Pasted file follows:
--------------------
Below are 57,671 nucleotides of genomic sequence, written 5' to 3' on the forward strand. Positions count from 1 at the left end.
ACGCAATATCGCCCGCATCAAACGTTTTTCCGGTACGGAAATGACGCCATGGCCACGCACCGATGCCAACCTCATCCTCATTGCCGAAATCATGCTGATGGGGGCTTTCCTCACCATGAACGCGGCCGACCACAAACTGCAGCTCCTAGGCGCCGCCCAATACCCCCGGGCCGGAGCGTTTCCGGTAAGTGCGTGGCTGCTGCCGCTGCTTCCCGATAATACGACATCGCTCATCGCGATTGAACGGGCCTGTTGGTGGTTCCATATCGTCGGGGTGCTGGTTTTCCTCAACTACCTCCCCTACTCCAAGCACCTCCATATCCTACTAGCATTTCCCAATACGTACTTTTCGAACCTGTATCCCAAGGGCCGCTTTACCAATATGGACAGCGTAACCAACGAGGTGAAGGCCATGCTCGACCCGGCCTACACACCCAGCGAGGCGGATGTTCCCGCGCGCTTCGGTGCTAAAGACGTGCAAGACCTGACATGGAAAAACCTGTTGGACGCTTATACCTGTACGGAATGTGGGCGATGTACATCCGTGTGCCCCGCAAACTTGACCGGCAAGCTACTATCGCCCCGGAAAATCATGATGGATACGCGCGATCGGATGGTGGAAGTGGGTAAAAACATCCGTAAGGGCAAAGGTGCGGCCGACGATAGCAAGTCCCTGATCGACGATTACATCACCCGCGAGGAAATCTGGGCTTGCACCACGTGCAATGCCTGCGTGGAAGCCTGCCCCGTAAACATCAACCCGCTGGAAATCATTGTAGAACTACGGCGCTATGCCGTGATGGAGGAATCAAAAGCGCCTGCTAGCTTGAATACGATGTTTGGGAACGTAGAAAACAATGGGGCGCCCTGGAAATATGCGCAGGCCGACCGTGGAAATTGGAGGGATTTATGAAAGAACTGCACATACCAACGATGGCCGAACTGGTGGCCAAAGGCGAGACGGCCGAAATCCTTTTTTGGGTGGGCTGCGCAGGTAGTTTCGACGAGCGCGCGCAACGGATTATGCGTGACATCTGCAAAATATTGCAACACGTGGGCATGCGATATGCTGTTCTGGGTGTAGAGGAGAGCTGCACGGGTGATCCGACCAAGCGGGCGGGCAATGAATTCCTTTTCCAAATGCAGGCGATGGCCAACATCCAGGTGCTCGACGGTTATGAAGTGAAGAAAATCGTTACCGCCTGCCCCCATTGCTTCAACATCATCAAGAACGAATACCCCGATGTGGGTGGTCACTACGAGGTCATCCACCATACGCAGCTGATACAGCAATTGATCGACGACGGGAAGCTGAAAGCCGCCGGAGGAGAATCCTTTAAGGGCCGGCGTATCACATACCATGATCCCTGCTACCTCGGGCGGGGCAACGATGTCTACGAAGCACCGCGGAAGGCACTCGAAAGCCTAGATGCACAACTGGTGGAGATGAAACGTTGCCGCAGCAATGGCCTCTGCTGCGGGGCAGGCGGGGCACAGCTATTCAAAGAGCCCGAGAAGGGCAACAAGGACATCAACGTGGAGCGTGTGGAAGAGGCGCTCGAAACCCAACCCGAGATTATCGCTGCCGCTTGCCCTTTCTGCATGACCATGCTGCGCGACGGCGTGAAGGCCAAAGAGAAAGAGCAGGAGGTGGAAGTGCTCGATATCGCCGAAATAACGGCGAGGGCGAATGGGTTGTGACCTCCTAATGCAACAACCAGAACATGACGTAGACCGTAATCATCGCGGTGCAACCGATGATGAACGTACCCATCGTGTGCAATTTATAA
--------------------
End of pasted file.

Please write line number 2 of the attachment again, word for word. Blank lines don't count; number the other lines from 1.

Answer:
ACGCAATATCGCCCGCATCAAACGTTTTTCCGGTACGGAAATGACGCCATGGCCACGCACCGATGCCAACCTCATCCTCATTGCCGAAATCATGCTGATGGGGGCTTTCCTCACCATGAACGCGGCCGACCACAAACTGCAGCTCCTAGGCGCCGCCCAATACCCCCGGGCCGGAGCGTTTCCGGTAAGTGCGTGGCTGCTGCCGCTGCTTCCCGATAATACGACATCGCTCATCGCGATTGAACGGGCCTGTTGGTGGTTCCATATCGTCGGGGTGCTGGTTTTCCTCAACTACCTCCCCTACTCCAAGCACCTCCATATCCTACTAGCATTTCCCAATACGTACTTTTCGAACCTGTATCCCAAGGGCCGCTTTACCAATATGGACAGCGTAACCAACGAGGTGAAGGCCATGCTCGACCCGGCCTACACACCCAGCGAGGCGGATGTTCCCGCGCGCTTCGGTGCTAAAGACGTGCAAGACCTGACATGGAAAAACCTGTTGGACGCTTATACCTGTACGGAATGTGGGCGATGTACATCCGTGTGCCCCGCAAACTTGACCGGCAAGCTACTATCGCCCCGGAAAATCATGATGGATACGCGCGATCGGATGGTGGAAGTGGGTAAAAACATCCGTAAGGGCAAAGGTGCGGCCGACGATAGCAAGTCCCTGATCGACGATTACATCACCCGCGAGGAAATCTGGGCTTGCACCACGTGCAATGCCTGCGTGGAAGCCTGCCCCGTAAACATCAACCCGCTGGAAATCATTGTAGAACTACGGCGCTATGCCGTGATGGAGGAATCAAAAGCGCCTGCTAGCTTGAATACGATGTTTGGGAACGTAGAAAACAATGGGGCGCCCTGGAAATATGCGCAGGCCGACCGTGGAAATTGGAGGGATTTATGAAAGAACTGCACATACCAACGATGGCCGAACTGGTGGCCAAAGGCGAGACGGCCGAAATCCTTTTTTGGGTGGGCTGCGCAGGTAGTTTCGACGAGCGCGCGCAACGGATTATGCGTGACATCTGCAAAATATTGCAACACGTGGGCATGCGATATGCTGTTCTGGGTGTAGAGGAGAGCTGCACGGGTGATCCGACCAAGCGGGCGGGCAATGAATTCCTTTTCCAAATGCAGGCGATGGCCAACATCCAGGTGCTCGACGGTTATGAAGTGAAGAAAATCGTTACCGCCTGCCCCCATTGCTTCAACATCATCAAGAACGAATACCCCGATGTGGGTGGTCACTACGAGGTCATCCACCATACGCAGCTGATACAGCAATTGATCGACGACGGGAAGCTGAAAGCCGCCGGAGGAGAATCCTTTAAGGGCCGGCGTATCACATACCATGATCCCTGCTACCTCGGGCGGGGCAACGATGTCTACGAAGCACCGCGGAAGGCACTCGAAAGCCTAGATGCACAACTGGTGGAGATGAAACGTTGCCGCAGCAATGGCCTCTGCTGCGGGGCAGGCGGGGCACAGCTATTCAAAGAGCCCGAGAAGGGCAACAAGGACATCAACGTGGAGCGTGTGGAAGAGGCGCTCGAAACCCAACCCGAGATTATCGCTGCCGCTTGCCCTTTCTGCATGACCATGCTGCGCGACGGCGTGAAGGCCAAAGAGAAAGAGCAGGAGGTGGAAGTGCTCGATATCGCCGAAATAACGGCGAGGGCGAATGGGTTGTGACCTCCTAATGCAACAACCAGAACATGACGTAGACCGTAATCATCGCGGTGCAACCGATGATGAACGTACCCATCGTGTGCAATTTATAA